Adrenal Health ® Nightly Restore
Traditionally for nourishing the adrenals while you rest*
Cordyceps sinensis are so highly valued in Traditional Chinese Medicine that they were exclusively available to the emperor’s family in ancient China. TCM traditionally used Cordyceps as an adaptogen and immunosupportive herb, to support the kidney and lung systems.* Cordyceps grows wild in the Himalayan foothills of Tibet and Bhutan, where it infects and then devours the pupal stage (or caterpillar) of ghost moths. From this caterpillar, it grows a grass-shaped fruiting body, which then releases spores for reproduction. Due to the unique nature of its development, the Chinese named it “winter worm summer grass.” Wild C. sinensis is both expensive and rare. Recently, cultivated varieties (Cordyceps militaris) have been developed. These Cordyceps fruiting bodies are cultivated on nutritious barley substrate, and they are therefore vegan. Research has shown that C. militaris and C. sinensis provide similar support, and they are used interchangeably in TCM and other branches of herbalism.* A mushroom goes through many stages during its life cycle, just like any plant or animal. Each part of a mushroom has unique attributes that support wellness and serve a different purpose for the organism, but it’s the fruiting bodies that receive the most attention and are the most familiar. Fruiting bodies emerge from the substrate on which they grow — such as trees or fallen logs — to become the part of the mushroom we recognize. They’re the above-ground part that we can see when we walk through the woods, and they’re also what have been traditionally foraged and consumed, in food and supplements.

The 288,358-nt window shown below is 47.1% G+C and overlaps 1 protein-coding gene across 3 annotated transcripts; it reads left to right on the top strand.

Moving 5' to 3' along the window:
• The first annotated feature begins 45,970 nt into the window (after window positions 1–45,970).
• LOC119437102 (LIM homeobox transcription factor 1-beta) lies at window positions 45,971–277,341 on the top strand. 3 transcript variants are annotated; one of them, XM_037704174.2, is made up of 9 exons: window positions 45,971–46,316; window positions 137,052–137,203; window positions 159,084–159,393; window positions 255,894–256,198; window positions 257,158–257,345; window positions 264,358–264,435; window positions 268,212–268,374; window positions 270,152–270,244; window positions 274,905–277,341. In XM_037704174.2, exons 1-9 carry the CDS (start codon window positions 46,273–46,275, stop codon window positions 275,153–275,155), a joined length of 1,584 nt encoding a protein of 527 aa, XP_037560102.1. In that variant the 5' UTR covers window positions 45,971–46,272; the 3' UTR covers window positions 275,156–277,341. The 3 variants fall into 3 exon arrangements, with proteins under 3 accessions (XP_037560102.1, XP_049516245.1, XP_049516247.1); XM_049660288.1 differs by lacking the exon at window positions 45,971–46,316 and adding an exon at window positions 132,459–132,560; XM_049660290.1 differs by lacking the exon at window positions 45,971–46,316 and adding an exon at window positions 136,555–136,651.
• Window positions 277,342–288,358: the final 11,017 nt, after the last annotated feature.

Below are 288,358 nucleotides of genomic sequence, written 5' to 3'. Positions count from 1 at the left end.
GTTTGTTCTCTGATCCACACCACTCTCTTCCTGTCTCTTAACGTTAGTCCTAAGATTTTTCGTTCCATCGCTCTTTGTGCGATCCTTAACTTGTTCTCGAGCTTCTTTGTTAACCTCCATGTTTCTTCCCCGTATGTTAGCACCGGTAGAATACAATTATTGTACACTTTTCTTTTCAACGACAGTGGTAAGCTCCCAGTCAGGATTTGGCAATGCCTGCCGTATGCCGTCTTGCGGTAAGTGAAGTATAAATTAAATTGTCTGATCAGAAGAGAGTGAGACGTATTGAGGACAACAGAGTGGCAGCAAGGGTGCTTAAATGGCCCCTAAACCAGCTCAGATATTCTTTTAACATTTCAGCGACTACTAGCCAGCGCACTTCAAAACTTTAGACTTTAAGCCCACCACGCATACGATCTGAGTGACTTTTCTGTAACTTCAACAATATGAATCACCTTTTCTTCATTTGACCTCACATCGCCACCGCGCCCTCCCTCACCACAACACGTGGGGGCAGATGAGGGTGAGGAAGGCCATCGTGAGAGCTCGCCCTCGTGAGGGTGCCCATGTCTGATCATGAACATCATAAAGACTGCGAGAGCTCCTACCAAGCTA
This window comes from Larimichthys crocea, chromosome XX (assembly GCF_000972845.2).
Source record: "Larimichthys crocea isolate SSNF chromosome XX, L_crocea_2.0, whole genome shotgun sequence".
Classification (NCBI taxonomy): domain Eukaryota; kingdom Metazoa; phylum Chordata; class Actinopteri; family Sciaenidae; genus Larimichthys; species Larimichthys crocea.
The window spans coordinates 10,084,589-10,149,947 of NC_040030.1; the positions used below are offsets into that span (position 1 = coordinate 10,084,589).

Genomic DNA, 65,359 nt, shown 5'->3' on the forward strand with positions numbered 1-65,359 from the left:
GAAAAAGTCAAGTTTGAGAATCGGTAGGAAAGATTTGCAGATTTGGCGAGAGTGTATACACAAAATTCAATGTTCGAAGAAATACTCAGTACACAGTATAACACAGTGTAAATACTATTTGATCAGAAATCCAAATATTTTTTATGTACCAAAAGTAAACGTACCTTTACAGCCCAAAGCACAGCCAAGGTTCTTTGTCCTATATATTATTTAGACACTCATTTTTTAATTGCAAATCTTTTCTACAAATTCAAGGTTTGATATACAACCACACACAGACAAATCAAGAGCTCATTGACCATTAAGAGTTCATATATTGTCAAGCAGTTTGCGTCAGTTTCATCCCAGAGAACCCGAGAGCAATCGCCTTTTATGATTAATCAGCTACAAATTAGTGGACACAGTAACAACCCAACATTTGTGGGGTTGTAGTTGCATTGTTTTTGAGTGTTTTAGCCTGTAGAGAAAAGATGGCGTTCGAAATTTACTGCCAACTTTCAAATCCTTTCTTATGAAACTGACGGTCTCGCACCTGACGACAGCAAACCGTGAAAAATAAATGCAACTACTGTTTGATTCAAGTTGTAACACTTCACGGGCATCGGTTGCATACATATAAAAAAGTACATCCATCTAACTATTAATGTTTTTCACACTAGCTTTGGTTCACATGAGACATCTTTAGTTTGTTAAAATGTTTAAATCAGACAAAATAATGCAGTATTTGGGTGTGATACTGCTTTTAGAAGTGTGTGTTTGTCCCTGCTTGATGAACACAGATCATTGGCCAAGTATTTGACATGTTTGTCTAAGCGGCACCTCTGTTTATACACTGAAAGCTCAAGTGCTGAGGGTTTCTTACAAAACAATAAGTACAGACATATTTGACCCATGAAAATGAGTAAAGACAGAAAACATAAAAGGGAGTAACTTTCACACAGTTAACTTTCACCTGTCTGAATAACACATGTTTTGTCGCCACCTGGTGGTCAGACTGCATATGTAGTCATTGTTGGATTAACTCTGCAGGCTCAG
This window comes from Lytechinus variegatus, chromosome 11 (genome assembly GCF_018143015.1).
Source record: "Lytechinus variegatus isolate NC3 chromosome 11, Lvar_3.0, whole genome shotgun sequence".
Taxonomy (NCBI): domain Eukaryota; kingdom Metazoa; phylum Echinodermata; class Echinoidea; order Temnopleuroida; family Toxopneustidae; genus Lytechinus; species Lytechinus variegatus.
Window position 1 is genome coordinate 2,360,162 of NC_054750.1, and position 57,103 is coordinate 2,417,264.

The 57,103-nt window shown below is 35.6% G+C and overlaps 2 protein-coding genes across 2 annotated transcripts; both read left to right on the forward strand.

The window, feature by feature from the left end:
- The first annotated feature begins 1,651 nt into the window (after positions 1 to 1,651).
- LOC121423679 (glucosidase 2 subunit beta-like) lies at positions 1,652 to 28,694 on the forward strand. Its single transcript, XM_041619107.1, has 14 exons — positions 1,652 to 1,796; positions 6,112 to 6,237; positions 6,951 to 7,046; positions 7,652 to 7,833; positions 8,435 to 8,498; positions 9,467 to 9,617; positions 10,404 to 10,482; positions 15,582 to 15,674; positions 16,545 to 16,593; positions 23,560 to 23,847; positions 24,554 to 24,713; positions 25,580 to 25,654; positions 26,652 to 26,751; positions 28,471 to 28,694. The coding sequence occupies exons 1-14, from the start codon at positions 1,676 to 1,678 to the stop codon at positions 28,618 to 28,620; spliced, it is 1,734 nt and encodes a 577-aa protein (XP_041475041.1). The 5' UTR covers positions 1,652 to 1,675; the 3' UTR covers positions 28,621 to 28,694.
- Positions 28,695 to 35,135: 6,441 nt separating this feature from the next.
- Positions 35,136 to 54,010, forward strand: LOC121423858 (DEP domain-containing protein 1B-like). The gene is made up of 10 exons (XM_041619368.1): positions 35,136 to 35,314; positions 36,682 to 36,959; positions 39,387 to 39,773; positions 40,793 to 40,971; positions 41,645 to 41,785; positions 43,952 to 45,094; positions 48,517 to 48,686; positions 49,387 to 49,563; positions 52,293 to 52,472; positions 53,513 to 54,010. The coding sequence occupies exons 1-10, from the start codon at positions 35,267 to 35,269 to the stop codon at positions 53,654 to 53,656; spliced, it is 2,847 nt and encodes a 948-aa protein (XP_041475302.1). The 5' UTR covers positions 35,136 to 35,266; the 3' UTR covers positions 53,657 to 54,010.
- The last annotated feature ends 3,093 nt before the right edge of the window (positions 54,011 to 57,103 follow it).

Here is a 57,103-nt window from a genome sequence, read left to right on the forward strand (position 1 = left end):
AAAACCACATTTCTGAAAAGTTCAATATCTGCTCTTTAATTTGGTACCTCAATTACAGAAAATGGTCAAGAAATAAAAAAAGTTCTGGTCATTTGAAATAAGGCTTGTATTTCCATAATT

Our Herbal Reference Guide lets you enhance your relationship with herbs by giving you a comprehensive profile of each plant.